0
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A Few years back I used to opt the below method to run the shell program in a Parallel way to open multiple ssh session at a time to get a quick result.

I know there are various other good utilities available, however due to some pressing needs I've to use this way, this dirty piece of code works well however I would like to know if there are some suggestion to improve it further considering the fact I have to use it for some compelling reasons over other better tools.

#!/bin/bash
echo "$(date) Starting the SSH Connection Check...."
#set -x

read -rsp $'Please Enter password below: ' SSHPASS
export SSHPASS
SSH_Connection () {
    hostTarget=${1}
    sshpass -e ssh -q "${hostTarget}" "true" -o StrictHostKeyChecking=no -o ConnectTimeout=60 2>>/dev/null
    if [[ $? -eq 0 ]]
    then
        echo  "$CurrntTime $MachineName   : SSH connection is Up"
    elif [[ $? -eq 255 ]]
        then
        echo  "$CurrntTime $MachineName   : SSH Authentication Failed"
    elif [[ $? -eq 2 ]]
        then
        echo  "$CurrntTime $MachineName   : SSH connection is Down"
    elif [[ $? -eq 1 ]]
        then
        echo  "$CurrntTime $MachineName   : SSH Authentication Failed"
    else
        echo  "$CurrntTime $MachineName   : SSH connection is Down"
    fi
}

HostList=$(<~/host2)

CurrntTime=$(date +'%m/%d/%Y %T')

for MachineName in ${HostList}
do
    SSH_Connection "${MachineName}" &
done
# wait for all outstanding background jobs to complete before continuing
wait
# at last clear the exported variable containing the password
unset SSHPASS
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2
  • \$\begingroup\$ Do you have compelling reasons for not using ssh keys? digitalocean.com/community/tutorials/… \$\endgroup\$
    – chicks
    Feb 17, 2021 at 21:28
  • \$\begingroup\$ Yes.. I can not supply keys even. I know about ssh keys and another methods as well even about pssh but as i mentioned, its not always where we have liberty to choose our freedom over companies policies for any reasons. \$\endgroup\$
    – Karn Kumar
    Feb 18, 2021 at 4:23

1 Answer 1

2
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The only part I would change are the chained if statements. Use case:

CurrntTime="some_timestamp"
MachineName="some_host"
for retval in 0 255 2 1 8; do
   echo "Testing exitcode ${retval}"
   case ${retval} in
   0)
        echo  "$CurrntTime $MachineName   : SSH connection is Up";;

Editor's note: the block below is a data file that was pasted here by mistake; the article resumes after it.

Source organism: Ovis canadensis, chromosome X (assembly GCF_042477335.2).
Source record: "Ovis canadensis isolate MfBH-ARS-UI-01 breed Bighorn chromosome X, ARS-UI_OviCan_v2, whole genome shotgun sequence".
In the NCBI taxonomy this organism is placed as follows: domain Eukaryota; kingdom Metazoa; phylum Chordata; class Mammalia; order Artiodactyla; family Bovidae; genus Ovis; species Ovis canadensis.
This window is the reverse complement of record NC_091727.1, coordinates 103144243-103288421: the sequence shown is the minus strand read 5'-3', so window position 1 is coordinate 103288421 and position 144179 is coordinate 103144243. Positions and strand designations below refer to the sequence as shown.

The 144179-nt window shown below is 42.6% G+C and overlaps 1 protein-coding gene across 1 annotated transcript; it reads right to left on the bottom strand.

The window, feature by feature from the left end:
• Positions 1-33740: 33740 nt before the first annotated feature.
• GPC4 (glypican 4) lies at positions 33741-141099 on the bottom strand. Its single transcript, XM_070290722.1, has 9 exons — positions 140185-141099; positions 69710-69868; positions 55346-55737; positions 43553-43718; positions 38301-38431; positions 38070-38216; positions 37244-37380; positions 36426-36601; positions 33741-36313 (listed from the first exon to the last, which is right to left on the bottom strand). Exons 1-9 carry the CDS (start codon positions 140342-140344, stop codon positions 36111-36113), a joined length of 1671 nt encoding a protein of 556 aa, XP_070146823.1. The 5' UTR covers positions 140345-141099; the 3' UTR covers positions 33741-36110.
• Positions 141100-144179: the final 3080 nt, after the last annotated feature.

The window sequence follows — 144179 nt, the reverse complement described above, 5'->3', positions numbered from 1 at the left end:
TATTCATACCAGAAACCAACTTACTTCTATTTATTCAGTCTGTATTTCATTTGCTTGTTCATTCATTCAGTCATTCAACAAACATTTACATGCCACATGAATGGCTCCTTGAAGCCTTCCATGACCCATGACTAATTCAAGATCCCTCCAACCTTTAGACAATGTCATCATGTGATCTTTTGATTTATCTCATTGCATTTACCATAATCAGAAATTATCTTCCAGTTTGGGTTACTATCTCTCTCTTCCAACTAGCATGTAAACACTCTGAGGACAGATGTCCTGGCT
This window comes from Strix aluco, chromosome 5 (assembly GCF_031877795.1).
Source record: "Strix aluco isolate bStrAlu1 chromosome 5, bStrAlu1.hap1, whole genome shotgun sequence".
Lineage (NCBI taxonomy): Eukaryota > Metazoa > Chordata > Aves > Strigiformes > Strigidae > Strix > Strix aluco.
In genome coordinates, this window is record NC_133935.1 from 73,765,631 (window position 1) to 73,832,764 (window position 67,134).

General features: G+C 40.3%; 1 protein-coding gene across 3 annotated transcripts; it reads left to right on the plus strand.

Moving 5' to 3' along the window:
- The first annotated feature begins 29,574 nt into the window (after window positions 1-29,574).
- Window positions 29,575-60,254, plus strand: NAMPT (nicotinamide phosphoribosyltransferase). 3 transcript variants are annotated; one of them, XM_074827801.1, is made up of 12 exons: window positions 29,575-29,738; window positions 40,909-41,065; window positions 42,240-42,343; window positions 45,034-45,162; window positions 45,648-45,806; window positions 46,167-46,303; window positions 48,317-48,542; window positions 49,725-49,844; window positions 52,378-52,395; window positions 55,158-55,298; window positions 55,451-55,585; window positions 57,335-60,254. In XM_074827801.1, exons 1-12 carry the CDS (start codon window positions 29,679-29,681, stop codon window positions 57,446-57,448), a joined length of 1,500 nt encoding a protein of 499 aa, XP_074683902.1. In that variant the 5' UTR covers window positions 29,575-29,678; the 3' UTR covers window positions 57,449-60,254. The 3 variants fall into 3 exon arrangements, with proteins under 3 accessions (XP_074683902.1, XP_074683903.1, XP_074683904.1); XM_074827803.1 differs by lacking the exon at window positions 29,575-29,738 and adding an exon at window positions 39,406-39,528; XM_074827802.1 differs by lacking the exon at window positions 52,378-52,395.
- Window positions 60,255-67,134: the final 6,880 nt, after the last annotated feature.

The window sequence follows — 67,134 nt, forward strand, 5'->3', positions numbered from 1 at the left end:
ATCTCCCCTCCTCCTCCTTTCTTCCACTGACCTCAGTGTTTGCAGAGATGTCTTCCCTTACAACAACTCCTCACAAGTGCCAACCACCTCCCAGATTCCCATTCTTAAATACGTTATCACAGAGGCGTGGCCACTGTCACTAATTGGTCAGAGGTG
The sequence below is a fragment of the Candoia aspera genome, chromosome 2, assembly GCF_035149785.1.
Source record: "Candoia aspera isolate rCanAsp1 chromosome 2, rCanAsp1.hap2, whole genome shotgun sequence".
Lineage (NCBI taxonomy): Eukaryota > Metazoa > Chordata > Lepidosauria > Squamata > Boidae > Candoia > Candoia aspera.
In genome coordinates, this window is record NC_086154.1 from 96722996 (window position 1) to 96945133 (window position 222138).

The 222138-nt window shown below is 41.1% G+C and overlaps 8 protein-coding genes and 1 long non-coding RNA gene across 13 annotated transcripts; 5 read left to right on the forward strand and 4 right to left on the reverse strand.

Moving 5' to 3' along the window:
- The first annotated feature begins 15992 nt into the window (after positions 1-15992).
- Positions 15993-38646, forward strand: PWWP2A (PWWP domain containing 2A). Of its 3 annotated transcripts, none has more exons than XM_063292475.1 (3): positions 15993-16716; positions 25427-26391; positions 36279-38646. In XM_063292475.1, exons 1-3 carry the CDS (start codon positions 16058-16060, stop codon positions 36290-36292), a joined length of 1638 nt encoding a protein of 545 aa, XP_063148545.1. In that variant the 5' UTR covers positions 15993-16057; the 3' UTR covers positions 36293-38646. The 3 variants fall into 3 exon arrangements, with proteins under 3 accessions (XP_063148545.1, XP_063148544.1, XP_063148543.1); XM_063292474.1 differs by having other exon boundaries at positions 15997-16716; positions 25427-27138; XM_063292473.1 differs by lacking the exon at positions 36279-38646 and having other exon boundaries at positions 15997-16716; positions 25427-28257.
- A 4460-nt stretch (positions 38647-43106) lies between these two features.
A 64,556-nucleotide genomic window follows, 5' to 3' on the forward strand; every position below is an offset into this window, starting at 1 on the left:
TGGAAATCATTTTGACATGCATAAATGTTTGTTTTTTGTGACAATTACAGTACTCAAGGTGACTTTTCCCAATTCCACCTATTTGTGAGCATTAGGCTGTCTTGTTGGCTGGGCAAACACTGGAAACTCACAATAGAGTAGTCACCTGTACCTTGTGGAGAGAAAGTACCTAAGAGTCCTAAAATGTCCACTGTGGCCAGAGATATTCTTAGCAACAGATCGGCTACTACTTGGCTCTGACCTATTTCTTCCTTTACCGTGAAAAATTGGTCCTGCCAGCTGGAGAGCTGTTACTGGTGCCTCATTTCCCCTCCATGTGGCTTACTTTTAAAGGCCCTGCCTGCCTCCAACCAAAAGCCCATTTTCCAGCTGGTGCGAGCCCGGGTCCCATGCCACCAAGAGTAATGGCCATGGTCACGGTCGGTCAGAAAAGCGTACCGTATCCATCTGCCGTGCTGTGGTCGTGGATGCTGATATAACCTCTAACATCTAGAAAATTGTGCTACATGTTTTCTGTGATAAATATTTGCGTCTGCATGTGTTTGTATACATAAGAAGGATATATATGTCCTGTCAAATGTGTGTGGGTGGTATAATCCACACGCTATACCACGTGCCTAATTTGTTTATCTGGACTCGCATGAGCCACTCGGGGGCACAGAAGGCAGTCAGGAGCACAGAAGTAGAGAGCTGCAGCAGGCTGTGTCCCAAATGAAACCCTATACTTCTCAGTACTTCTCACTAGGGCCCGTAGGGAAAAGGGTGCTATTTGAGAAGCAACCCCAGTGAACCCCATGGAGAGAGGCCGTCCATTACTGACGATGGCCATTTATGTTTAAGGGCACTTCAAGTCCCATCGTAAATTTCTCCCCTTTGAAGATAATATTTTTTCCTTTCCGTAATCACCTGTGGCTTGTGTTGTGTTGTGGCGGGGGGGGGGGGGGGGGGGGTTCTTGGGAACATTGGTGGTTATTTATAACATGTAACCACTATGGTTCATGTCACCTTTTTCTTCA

255)
        echo  "$CurrntTime $MachineName   : SSH Authentication Failed";;
   2)
        echo  "$CurrntTime $MachineName   : SSH connection is Down";;
   1)
        echo  "$CurrntTime $MachineName   : SSH Authentication Failed";;
   *)
        echo  "$CurrntTime $MachineName   : SSH connection is Down";;
   esac
done

More optimisation is not needed. The alternative beneath is slightly shorter but makes the code harder to read (more fun, though):

CurrntTime="some_timestamp"
MachineName="some_host"

ssh_err_0="connection is Up"
ssh_err_1="Authentication Failed"
ssh_err_2="connection is Down"
ssh_err_255="Authentication Failed"
ssh_err_other="connection is Down"

for retval in 0 255 2 1 8; do
   echo "Testing exitcode ${retval}"
   printf "%s" "$CurrntTime $MachineName   : SSH "
   case ${retval} in
   0|1|2|255)
      message="ssh_err_${retval}"
      echo "${!message}";;
   *)
      echo "${ssh_err_other}";;
   esac
done

When you use the first case in the total script, and move the SSH_Connection() function to the start of the script, it would be

#!/bin/bash

SSH_Connection () {
    hostTarget=${1}
    sshpass -e ssh -q "${hostTarget}" "true" -o StrictHostKeyChecking=no \
       -o ConnectTimeout=60 2>/dev/null

    case $? in
    0)
       echo  "$CurrntTime $hostTarget: SSH connection is Up";;
    255)
       echo  "$CurrntTime $hostTarget: SSH Authentication Failed";;
    2)
       echo  "$CurrntTime $hostTarget: SSH connection is Down";;
    1)
       echo  "$CurrntTime $hostTarget: SSH Authentication Failed";;
    *)
       echo  "$CurrntTime $hostTarget: SSH connection is Down";;
    esac
}

echo "$(date) Starting the SSH Connection Check...."

read -rsp $'Please Enter password below: ' SSHPASS
export SSHPASS

HostList=$(<~/host2)

CurrntTime=$(date +'%m/%d/%Y %T')

for MachineName in ${HostList}; do
   SSH_Connection "${MachineName}" &
done
# wait for all outstanding background jobs to complete before continuing
wait
# at last clear the exported variable containing the password
unset SSHPASS

I did not move the CurrentTime=$(..) inside the function. When you want to see the date/time after the ssh is finished, then you will need to store the exit code in a variable:

...
sshpass -e ssh ...
retval=$?
CurrentTime=$(date +'%m/%d/%Y %T')
case ${retval} in ...
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2
  • \$\begingroup\$ Thanks Walter, How the complete code would look like then, can your formulate the code with you adjustment. \$\endgroup\$
    – Karn Kumar
    Mar 23, 2021 at 17:48
  • \$\begingroup\$ Is the code clear for you? \$\endgroup\$
    – Walter A
    Apr 14, 2021 at 19:39

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